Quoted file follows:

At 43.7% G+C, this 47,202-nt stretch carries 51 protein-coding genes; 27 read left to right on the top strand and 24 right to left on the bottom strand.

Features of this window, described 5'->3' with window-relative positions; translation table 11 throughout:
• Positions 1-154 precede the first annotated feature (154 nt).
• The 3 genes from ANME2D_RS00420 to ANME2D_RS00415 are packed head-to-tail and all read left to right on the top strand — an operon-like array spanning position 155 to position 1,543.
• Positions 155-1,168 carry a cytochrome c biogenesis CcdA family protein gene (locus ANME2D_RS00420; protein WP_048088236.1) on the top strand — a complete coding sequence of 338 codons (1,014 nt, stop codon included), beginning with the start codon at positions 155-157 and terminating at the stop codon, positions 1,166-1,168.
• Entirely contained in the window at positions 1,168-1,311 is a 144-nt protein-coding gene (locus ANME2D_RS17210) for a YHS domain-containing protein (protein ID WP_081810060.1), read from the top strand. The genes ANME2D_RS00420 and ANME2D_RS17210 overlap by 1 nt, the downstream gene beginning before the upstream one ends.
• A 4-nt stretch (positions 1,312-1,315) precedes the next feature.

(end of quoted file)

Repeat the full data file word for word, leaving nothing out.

At 43.7% G+C, this 47,202-nt stretch carries 51 protein-coding genes; 27 read left to right on the top strand and 24 right to left on the bottom strand.

Features of this window, described 5'->3' with window-relative positions; translation table 11 throughout:
• Positions 1-154 precede the first annotated feature (154 nt).
• The 3 genes from ANME2D_RS00420 to ANME2D_RS00415 are packed head-to-tail and all read left to right on the top strand — an operon-like array spanning position 155 to position 1,543.
• Positions 155-1,168 carry a cytochrome c biogenesis CcdA family protein gene (locus ANME2D_RS00420; protein WP_048088236.1) on the top strand — a complete coding sequence of 338 codons (1,014 nt, stop codon included), beginning with the start codon at positions 155-157 and terminating at the stop codon, positions 1,166-1,168.
• Entirely contained in the window at positions 1,168-1,311 is a 144-nt protein-coding gene (locus ANME2D_RS17210) for a YHS domain-containing protein (protein ID WP_081810060.1), read from the top strand. The genes ANME2D_RS00420 and ANME2D_RS17210 overlap by 1 nt, the downstream gene beginning before the upstream one ends.
• A 4-nt stretch (positions 1,312-1,315) precedes the next feature.